RP: I think they are redefining what femininity is, but I still think there is a lot of negativity associated with true femininity. Do boys wear eyeliner and dress in skinny jeans now? Yes, they do. But it’s still a heavily patriarchal culture and you never see two men in Star magazine, or the Queer Eye guys at a premiere, the way you see Ellen and her girlfriend—where they are all, ‘Oh, look how cute’—without a negative connotation to it. There is a definite prejudice towards men who use femininity as part of their palette; their emotional palette, their physical palette. Is that changing? It’s changing in ways that don’t advance the cause of femininity. I’m not talking frilly-laced pink things or Hello Kitty stuff. I’m talking about goddess energy, intuition and feelings. That is still under attack, and it has gotten worse. That’s why you wouldn’t get someone covering the RuPaul album, or why they say people aren’t tuning into the Katie Couric show. Sure, they can say ‘Oh, RuPaul’s album sucks’ and ‘Katie Couric is awful’; but that’s not really true. It’s about what our culture finds important, and what’s important are things that support patriarchal power. The only feminine thing supported in this struggle is Pamela Anderson and Jessica Simpson, things that support our patriarchal culture.

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Apes and birds are able to plan ahead: psychologists

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Apes and birds are able to plan ahead: psychologists

February 14, 2019 · Filed under Uncategorized

Friday, May 19, 2006

According to psychologists in Leipzig, Germany, apes and some birds are able to plan their actions ahead of time.

Psychologists Nicholas Mulcahy and Josep Call at Max Planck Institute for Evolutionary Anthropology say that apes are able to save tools to use at a later time, that will assist them in retrieving food.

The results of the testing are “groundbreaking” and is “a starting point from which we can begin to reconstruct the evolution of the human mind. Apes and jays can also anticipate future needs by remembering past events, contradicting the notion that such cognitive behavior only emerged in hominids,” said Thomas Suddendorf, a psychologist at the University of Queensland Brisbane, Australia.

One aspect of the study is that “our extraordinary abilities of planning for the future did not evolve entirely de novo. Planning for future needs is not uniquely human,” added Suddendorf.

An experiment was performed using bonobos and orangutans. The psychologists placed the apes alone in a room for five minutes. Each of them had a choice of two tools that would allow them to retrieve food and six that would not. The apes were allowed to look at and observe the tools; however, they were not allowed to handle them.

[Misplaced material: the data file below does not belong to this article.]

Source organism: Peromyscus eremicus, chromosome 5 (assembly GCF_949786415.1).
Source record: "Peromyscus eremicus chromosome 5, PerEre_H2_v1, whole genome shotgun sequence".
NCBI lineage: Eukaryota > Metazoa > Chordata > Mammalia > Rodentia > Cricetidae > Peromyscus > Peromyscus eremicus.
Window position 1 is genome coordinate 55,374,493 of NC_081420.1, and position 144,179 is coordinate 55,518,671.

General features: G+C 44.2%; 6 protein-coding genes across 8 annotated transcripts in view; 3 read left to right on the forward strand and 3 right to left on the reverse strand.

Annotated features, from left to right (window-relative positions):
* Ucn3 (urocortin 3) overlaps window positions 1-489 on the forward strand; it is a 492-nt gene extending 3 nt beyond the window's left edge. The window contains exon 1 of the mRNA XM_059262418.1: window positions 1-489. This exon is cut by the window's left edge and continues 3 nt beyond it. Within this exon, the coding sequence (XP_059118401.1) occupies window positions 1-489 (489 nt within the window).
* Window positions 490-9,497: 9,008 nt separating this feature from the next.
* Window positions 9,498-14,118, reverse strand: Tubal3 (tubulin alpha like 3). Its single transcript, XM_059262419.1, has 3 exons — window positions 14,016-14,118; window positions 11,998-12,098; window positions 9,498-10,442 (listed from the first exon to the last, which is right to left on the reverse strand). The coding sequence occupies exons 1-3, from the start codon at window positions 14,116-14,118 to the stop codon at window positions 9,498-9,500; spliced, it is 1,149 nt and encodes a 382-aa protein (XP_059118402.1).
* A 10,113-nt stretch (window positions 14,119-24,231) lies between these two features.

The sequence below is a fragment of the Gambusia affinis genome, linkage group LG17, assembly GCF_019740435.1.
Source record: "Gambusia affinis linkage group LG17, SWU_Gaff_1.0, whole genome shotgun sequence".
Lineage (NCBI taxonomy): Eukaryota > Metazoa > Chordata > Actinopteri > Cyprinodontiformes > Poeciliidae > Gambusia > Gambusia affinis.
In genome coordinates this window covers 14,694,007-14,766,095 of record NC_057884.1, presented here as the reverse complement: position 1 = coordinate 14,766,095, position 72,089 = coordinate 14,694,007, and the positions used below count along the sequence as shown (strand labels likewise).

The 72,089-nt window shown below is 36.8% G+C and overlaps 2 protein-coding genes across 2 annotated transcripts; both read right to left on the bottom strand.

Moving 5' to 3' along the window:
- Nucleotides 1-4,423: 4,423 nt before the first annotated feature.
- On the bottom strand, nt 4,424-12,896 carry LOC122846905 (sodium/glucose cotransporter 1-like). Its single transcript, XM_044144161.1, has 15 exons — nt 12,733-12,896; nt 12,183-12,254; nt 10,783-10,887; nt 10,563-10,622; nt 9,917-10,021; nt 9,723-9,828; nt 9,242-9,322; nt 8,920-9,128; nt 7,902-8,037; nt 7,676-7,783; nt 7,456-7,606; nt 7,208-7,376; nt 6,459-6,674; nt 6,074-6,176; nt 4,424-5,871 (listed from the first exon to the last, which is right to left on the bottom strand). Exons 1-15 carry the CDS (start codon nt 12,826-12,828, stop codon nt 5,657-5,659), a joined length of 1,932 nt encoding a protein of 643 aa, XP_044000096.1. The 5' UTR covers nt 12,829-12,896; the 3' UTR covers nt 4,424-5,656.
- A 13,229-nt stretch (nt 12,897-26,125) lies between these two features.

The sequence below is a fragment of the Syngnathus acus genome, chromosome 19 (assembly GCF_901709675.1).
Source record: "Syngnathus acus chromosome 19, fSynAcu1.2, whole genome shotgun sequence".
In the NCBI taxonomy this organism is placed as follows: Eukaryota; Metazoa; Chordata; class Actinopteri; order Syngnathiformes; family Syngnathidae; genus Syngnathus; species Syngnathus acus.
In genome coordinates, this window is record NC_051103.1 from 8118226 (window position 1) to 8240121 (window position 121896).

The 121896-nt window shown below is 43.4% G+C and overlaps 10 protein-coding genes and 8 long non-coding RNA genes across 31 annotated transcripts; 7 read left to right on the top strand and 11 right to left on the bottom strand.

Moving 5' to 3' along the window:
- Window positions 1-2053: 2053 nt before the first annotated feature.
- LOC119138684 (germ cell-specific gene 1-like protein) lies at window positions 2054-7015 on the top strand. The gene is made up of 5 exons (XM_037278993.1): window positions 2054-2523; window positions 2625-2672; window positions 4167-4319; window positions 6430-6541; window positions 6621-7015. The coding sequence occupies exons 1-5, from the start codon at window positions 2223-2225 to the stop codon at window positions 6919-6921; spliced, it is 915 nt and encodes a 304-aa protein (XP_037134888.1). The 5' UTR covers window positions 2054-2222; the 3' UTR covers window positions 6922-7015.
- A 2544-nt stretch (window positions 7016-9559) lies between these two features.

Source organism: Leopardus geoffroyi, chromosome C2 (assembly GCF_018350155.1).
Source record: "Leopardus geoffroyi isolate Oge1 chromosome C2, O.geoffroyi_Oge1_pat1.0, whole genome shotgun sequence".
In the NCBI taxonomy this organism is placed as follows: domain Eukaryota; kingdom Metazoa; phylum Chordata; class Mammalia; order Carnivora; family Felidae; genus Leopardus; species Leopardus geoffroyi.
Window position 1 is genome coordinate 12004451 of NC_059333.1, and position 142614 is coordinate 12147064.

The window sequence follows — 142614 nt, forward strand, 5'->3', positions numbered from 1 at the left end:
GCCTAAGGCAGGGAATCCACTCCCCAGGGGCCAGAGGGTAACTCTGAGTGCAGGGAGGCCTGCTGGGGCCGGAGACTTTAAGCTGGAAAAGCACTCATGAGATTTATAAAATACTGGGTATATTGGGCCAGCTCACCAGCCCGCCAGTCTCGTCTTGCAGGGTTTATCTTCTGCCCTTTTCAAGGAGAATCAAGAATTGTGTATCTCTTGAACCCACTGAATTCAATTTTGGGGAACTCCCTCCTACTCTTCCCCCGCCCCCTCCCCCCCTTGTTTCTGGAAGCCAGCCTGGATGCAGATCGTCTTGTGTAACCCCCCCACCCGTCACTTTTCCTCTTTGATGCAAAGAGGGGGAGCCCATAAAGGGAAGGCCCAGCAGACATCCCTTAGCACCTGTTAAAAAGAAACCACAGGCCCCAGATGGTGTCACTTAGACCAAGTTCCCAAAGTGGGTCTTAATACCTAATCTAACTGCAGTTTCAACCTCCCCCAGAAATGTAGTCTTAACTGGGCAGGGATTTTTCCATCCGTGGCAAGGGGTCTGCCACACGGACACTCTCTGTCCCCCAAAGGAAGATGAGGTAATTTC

The apes were then taken to a room next door, allowed to take whatever tools they chose, and left alone in the room for at least one hour, while a researcher removed all other tools from the first room. The apes then returned to the first room (where the food was), but the food was not accessible unless they had the right tool to retrieve it.

After repeating the same test several times with each ape, researchers began to see that most apes would begin to use the right tool for the job. Researchers also received similar results even when the apes were left alone in a room overnight where they would sleep.

To make sure that the apes were not associating the tools with the food, they removed the food from the room, but would still give it to the apes if they used the right tool to retrieve it. After this change, most of them did not bring the proper tools, which researchers say confirm that the retrieval is a way of planning for the job.

In experiments using scrub jays (found mostly in the western United States), at the University of Cambridge in the United Kingdom, psychologists have shown that the birds, who usually hide their food to eat later, will hide it again if an enemy bird saw them do it the first time, unless the bird is dominant. The subordinate jay could however, fight the other for the food.

“These results suggest scrub jays remember who observed them make specific caches,” said Joanna Dally who was involved in the study with the scrub jays.

“Together with recent evidence from scrub jays, our results suggest that future planning is not a uniquely human ability, thus contradicting the notion that it emerged in hominids only with the past 2.5 to 1.6 million years,” said Mulcahy and Call in the study.

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Report: British serial killer murdered 250

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Report: British serial killer murdered 250

February 13, 2019 · Filed under Uncategorized

Thursday, January 27, 2005The Sixth Report of the Harold Shipman Inquiry, released today, concludes that British family doctor, Shipman, killed about 250 during his career. Shipman was arrested for the murder of Kathleen Grundy in 1998, and concerns arose around this time about the excess number of deaths among his patients.

Shipman was found guilty in 2000 of 15 counts of murder and one of forgery of a will, and jailed for life. The on-going Inquiry, chaired by Dame Janet Smith DBE, began soon after to investigate his past, as well as other suspicious deaths linked to the doctor.

According to the Sixth Report of the Inquiry, it is now thought that he may have begun killing at the very start of his career, possibly through recklessly prescribing drugs, in 1971. [1] It is thought he later developed a deliberate intention to kill, mainly targeting the elderly. His first murder may have been as early as in March 1971, and the Inquiry concluded he continued to kill until 1998, the year of his arrest.

Shipman was found dead, hung with his bedsheets in Wakefield Prison on 13 January last year, raising questions about what measures could have prevented this apparent suicide and another investigation, this time by Prisons and Probation Ombudsman Stephen Shaw.